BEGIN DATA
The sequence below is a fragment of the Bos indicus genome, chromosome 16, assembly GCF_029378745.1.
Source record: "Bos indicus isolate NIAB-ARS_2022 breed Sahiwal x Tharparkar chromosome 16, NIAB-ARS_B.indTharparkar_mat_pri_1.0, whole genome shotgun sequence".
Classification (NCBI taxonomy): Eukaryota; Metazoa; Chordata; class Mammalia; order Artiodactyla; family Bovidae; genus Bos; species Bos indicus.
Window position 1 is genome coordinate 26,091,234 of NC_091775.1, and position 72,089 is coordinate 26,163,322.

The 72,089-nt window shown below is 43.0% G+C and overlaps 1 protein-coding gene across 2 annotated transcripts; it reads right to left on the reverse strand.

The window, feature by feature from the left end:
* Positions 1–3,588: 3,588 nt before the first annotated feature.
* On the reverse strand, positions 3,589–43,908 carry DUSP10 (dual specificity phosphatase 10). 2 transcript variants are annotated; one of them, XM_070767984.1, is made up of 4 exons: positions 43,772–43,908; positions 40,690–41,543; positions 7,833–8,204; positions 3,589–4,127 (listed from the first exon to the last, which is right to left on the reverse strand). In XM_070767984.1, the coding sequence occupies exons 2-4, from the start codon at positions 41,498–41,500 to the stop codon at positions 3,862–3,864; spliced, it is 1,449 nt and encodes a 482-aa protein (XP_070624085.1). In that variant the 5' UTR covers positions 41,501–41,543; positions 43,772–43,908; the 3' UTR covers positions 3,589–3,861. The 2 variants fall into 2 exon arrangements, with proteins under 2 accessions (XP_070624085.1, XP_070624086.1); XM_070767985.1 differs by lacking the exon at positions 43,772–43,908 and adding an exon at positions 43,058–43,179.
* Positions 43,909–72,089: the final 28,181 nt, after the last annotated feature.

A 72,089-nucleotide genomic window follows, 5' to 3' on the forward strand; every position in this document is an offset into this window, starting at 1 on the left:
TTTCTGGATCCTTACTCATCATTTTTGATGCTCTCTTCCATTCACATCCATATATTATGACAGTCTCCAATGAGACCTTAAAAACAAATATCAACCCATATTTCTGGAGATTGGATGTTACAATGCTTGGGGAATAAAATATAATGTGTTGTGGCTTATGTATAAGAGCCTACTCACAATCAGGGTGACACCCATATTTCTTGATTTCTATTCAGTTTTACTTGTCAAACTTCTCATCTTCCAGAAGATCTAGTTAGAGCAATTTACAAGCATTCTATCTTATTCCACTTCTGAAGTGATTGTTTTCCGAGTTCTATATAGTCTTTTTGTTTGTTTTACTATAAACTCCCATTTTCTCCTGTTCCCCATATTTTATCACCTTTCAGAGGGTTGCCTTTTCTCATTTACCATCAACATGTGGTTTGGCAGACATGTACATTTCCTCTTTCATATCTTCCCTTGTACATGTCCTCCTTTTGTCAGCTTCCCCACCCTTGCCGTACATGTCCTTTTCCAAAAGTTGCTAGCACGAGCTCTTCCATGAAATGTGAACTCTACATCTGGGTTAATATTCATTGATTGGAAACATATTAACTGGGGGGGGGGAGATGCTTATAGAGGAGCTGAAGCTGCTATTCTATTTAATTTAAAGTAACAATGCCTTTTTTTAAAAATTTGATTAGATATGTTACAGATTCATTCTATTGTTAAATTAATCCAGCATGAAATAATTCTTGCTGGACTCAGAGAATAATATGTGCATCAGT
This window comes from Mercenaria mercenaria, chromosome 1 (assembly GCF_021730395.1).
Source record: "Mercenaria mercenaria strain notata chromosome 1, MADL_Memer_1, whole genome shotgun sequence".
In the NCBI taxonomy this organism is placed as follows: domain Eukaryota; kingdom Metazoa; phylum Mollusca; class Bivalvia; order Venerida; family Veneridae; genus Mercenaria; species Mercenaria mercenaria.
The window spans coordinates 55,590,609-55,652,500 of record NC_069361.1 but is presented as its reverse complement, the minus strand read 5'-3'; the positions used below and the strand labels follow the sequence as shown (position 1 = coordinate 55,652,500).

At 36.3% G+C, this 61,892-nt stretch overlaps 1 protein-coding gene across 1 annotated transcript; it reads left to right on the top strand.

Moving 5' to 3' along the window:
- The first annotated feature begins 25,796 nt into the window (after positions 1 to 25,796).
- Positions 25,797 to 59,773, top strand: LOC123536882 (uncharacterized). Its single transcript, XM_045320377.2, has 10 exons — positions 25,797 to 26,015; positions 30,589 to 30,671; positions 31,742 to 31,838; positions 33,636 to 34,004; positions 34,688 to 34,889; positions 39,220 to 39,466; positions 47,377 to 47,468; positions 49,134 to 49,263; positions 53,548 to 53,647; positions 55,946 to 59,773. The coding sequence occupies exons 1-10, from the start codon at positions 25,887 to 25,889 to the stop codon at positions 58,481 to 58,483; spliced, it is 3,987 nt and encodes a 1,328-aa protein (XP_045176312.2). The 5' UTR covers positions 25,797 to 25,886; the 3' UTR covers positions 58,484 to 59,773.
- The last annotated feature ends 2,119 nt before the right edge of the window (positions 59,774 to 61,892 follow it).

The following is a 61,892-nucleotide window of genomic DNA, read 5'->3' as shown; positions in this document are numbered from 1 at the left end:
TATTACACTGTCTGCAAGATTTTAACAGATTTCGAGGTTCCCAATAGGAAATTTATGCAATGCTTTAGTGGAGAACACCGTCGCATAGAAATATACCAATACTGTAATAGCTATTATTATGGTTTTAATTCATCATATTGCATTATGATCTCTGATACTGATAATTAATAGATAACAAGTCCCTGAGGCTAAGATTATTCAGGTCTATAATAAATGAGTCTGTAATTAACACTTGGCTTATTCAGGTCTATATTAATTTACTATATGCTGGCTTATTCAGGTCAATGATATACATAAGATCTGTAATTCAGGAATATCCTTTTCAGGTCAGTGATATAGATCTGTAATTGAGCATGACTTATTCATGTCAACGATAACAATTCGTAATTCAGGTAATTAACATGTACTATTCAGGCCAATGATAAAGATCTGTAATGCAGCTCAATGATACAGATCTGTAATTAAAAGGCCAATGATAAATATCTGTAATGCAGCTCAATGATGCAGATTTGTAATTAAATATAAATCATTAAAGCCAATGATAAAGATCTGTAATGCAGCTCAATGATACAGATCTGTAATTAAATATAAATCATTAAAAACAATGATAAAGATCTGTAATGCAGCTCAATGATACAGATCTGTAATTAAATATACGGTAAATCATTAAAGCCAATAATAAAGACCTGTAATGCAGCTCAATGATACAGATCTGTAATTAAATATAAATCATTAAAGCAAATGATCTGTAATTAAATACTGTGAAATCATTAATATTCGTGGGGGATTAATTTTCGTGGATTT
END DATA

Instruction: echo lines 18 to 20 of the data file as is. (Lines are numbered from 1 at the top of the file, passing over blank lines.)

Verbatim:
- The first annotated feature begins 25,796 nt into the window (after positions 1 to 25,796).
- Positions 25,797 to 59,773, top strand: LOC123536882 (uncharacterized). Its single transcript, XM_045320377.2, has 10 exons — positions 25,797 to 26,015; positions 30,589 to 30,671; positions 31,742 to 31,838; positions 33,636 to 34,004; positions 34,688 to 34,889; positions 39,220 to 39,466; positions 47,377 to 47,468; positions 49,134 to 49,263; positions 53,548 to 53,647; positions 55,946 to 59,773. The coding sequence occupies exons 1-10, from the start codon at positions 25,887 to 25,889 to the stop codon at positions 58,481 to 58,483; spliced, it is 3,987 nt and encodes a 1,328-aa protein (XP_045176312.2). The 5' UTR covers positions 25,797 to 25,886; the 3' UTR covers positions 58,484 to 59,773.
- The last annotated feature ends 2,119 nt before the right edge of the window (positions 59,774 to 61,892 follow it).